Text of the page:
1031 Vacation Property – There are 3 provisions that must all be met in order to qualify for a 1031 exchange; (i) you must have owned the property for at least 24 months, (ii) you must rent it out for at least 2 weeks per year & (iii) you must limit your personal use to the greater of either 14 days or 10% of the total number of days you’ve rented the property out in a calendar year. For example if you’ve rented the property out one year for 200 days you may use it personally in that year for no more than 20 days.
1033 Exchange – Is an involuntary conversion commonly seen in two situations (a) a natural disaster (IE fire, flood, hurricane, mud slide. etc.) in which the property is partially or fully destroyed; normally resulting in an insurance payment to the owner or (b) condemnation situation (i.e. eminent domain situation) in which a government body tells you what your property’s worth and takes it from you for the public good. You don’t need a qualified intermediary for a 1033 exchange but you do nonetheless need to reinvest an amount equal to or greater than the cash proceeds received for the condemned property. 1033 exchanges also give you a considerably longer time frame to reinvest than a 1031 exchange; 2 years for natural disaster situations, 3 years for eminent domain and up to 5 years in certain natural disaster situations with an IRS extension.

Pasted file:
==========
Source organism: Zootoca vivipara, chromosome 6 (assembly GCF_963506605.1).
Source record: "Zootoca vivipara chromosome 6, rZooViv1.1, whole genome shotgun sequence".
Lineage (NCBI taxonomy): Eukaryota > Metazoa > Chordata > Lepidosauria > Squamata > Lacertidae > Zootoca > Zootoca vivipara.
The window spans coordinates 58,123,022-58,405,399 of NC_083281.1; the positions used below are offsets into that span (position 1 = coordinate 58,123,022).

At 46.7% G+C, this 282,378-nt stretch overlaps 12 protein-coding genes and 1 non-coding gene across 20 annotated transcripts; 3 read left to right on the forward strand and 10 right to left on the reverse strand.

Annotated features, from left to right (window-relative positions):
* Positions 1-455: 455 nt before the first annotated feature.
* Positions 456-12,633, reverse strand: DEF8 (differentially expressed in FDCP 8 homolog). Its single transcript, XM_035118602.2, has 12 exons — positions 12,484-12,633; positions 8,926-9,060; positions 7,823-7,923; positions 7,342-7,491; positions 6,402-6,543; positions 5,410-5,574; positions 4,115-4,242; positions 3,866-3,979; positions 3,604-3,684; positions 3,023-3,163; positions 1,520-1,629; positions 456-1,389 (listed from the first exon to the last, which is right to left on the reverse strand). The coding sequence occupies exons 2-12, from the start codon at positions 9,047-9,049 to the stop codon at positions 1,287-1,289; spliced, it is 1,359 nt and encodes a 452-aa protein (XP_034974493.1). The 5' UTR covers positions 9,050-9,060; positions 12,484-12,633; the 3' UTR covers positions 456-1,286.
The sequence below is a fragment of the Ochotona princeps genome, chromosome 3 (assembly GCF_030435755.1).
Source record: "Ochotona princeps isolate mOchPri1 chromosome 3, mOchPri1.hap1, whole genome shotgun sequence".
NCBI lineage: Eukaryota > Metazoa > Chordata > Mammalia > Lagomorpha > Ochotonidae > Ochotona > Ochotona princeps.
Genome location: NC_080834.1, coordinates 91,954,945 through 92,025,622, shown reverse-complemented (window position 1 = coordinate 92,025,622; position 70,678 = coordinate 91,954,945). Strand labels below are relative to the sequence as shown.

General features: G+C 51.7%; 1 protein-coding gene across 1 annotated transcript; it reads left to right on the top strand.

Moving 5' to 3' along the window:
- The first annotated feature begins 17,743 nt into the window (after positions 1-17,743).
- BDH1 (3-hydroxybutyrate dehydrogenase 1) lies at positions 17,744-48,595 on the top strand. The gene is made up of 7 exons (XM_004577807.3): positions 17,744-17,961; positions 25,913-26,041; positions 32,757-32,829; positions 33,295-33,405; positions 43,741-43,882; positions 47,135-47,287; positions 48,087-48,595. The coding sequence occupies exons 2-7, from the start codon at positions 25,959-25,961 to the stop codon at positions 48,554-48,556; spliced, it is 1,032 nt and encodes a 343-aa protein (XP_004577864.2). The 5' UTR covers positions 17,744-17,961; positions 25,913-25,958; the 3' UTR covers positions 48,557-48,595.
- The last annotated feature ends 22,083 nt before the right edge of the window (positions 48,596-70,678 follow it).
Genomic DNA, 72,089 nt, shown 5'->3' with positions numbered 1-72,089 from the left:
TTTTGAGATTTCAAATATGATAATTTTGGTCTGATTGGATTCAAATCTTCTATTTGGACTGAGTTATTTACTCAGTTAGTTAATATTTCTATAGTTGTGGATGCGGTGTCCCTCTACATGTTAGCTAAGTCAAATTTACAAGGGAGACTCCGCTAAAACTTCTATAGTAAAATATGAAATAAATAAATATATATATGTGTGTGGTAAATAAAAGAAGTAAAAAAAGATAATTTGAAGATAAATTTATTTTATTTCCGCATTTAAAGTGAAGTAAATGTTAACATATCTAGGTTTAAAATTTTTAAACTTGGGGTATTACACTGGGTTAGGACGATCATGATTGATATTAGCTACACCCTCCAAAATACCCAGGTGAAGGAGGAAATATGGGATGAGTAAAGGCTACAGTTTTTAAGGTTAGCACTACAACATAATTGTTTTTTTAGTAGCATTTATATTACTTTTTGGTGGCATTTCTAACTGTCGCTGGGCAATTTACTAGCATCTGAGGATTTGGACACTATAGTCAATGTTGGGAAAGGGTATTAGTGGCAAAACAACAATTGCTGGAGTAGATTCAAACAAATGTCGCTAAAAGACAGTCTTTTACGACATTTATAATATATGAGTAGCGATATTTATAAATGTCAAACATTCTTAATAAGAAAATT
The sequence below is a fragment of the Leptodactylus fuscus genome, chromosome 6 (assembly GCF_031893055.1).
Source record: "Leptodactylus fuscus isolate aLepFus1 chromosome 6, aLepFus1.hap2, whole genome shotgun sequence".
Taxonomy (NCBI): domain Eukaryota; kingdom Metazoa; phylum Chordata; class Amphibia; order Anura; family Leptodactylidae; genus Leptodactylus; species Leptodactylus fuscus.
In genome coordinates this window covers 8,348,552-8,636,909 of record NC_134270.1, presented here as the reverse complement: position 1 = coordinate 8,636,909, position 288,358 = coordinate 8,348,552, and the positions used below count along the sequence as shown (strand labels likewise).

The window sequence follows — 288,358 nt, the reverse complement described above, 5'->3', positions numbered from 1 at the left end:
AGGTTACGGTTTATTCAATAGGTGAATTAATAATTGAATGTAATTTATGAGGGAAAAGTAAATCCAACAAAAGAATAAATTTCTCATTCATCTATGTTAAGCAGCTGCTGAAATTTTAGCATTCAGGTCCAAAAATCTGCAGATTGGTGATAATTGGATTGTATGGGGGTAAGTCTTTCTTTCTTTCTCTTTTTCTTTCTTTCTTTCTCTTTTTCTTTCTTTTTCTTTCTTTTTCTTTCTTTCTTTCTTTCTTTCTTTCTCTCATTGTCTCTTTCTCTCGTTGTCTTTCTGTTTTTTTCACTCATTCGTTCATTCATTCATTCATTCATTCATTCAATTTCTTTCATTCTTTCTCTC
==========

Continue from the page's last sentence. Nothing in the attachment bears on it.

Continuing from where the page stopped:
Reverse Improvement Exchange – In this transaction you buy the replacement property first and use additional monies to make an improvement to the property. Later with the proceeds from the sale of the relinquished property you repay the monies earlier advanced to make the improvements.
Umbrella Partnership or UP REIT – aka the “1031 / 721 exchange”. You can’t sell a commercial property and reinvest the proceeds directly into a real estate investment trust (“REIT”) with a 1031 exchange. That’s because with a REIT you’re really buying a security – not real estate. But the two-step 1031 / 721 exchange achieves the same outcome by (a) selling your commercial property via a 1031 exchange and investing the proceeds into a fractional interest of a property that has been or will be purchased by a REIT and, (b) once that occurs contribute your fractional interest to the REIT with a 721 exchange. This is a great way to diversify your real estate holdings while maintaining the 1031 tax deferrals and is therefore a favorite for estate planning. But once your sell your REIT holdings you cannot revert back into another 1031 for yet another real estate purchase.
Contact us to learn how we can help you with a 1031 Exchange in NJ. Our New Jersey real estate attorneys are experienced and helpful.